Polesie State Radioecological Reserve

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Polesie State Radioecological Reserve
Палескі дзяржаўны радыяцыйна-экалагічны запаведнік
Полесский государственный радиационно-экологический заповедник
Polesie State Radioecological Reserve (OpenStreetMap).png
OSM map of the reserve highlighting some nearby places in the annotations (as Mazyr, Pripyat, the Chernobyl Plant etc). The map in the corner shows its position (red) within Belarus, showing also the Ukrainian, and contiguous, Chernobyl Exclusion Zone (yellow)
Map showing the location of Polesie State Radioecological Reserve
Map showing the location of Polesie State Radioecological Reserve
Location of PSRER in Belarus.
Location Belarus
Nearest cityBrahin, Naroulia, Chojniki
Coordinates51°39′N 29°59′E / 51.650°N 29.983°E / 51.650; 29.983Coordinates: 51°39′N 29°59′E / 51.650°N 29.983°E / 51.650; 29.983
Area2,162 km2 (835 sq mi)
EstablishedJuly 18, 1988[1]
Official website

The Polesie State Radioecological Reserve (Belarusian: Палескі дзяржаўны радыяцыйна-экалагічны запаведнік, Russian: Полесский государственный радиационно-экологический заповедник) (Acronym PSRER) is a radioecological nature reserve in the Polesie region of Belarus, which was created to enclose the territory of Belarus most affected by radioactive fallout from the Chernobyl disaster. Also known as Zapovednik (Russian for "nature reserve"),[2] it adjoins the Chernobyl Exclusion Zone in Ukraine. The environmental monitoring and countermeasure agency, Bellesrad, oversees the food cultivation and forestry in the area.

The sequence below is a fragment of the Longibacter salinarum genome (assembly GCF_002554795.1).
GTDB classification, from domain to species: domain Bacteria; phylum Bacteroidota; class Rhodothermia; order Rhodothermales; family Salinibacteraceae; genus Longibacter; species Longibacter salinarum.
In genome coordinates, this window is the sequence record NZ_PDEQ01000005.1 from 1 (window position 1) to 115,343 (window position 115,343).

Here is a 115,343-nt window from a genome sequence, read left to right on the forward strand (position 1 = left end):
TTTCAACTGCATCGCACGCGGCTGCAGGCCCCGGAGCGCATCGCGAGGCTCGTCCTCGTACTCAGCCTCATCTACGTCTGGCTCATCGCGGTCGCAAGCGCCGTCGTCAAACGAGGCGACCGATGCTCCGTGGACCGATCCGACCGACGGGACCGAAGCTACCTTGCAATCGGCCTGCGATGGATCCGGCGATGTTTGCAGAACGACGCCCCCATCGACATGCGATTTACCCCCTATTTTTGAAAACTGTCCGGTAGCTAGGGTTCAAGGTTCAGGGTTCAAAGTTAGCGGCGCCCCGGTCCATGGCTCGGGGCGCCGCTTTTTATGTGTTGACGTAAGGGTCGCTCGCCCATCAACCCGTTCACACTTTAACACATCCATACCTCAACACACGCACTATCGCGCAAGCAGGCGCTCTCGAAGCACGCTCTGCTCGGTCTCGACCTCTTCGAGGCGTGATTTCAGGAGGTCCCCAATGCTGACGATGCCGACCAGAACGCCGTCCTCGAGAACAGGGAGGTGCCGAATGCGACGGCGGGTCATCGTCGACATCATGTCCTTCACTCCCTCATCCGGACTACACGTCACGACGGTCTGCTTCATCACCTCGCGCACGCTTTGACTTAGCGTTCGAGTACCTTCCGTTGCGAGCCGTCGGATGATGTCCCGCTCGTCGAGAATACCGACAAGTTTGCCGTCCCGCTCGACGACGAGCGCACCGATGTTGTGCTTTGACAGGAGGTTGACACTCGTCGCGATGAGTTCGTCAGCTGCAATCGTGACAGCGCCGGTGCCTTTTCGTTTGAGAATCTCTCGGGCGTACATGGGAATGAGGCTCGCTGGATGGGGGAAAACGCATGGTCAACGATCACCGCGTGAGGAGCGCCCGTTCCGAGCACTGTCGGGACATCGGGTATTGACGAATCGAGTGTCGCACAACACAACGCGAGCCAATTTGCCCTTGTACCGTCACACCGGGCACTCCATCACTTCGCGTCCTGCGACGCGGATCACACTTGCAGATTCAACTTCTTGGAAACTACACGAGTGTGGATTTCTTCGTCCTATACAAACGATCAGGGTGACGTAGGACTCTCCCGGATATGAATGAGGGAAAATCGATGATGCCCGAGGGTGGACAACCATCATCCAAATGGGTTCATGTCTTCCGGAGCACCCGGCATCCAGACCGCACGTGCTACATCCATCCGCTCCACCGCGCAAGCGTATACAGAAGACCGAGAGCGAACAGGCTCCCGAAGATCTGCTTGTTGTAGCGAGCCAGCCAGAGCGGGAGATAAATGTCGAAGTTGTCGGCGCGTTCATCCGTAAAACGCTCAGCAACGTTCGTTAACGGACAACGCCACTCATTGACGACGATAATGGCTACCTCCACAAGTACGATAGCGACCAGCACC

History[edit]

Two years after the Chernobyl disaster, the Belarusian part of the Chernobyl Exclusion Zone was extended to a more highly contaminated area. Then, a closed to the public nature reserve was established in Belarus with a total area of 1,313 km2 (507 sq mi). The reserve was established on July 18, 1988.[1] Before the disaster, over 22,000 people lived there in 96 settlements. The population was evacuated after the disaster. In 1993 it was expanded by 849 km2 (328 sq mi), making it the biggest Belarusian nature reserve and one of the biggest in Europe.

Geography[edit]

Overview[edit]

The area, located in southern Gomel Region and bordering the Ukrainian Exclusion Zone, includes part of the raions (districts) of Brahin, Chojniki and Naroulia.[2][3] It is crossed by the Pripyat River, and the city of Mazyr is 36 km (22 mi) from the northwestern entrance, in Naroulia. The southern strip is crossed by the Chernihiv–Ovruch railway, which passes through the villages of Kaporanka, Kalyban and Pasudava.

Settlements[edit]

The following list shows the abandoned villages included in the reserve. Population refers to the 1959 census. "fam." refers to the number of families evacuated after the 1986 disaster.

Settlement
Pop.
(1959)
Fam.
(1986)
Raion Belarusian Russian
Aravichy
923
222
Chojniki Аравічы Оревичи
Babchyn
839
194
Chojniki Бабчын Бабчин
Bagushi
599
195
Brahin Багушы Богуши
Buda
267
56
Chojniki Буда Буда
Chamkou
138
29
Chojniki Чамкоў Чемков
Dzernavichy
1,016
308
Naroulia Дзёрнавічы Дёрновичи
Haroshkau
191
154
Chojniki Гарошкаў Горошков
Kalyban
977
270
Brahin Калыбань Колыбань
Kaporanka
317
70
Brahin Капоранка Капоренка
Kazhushki
869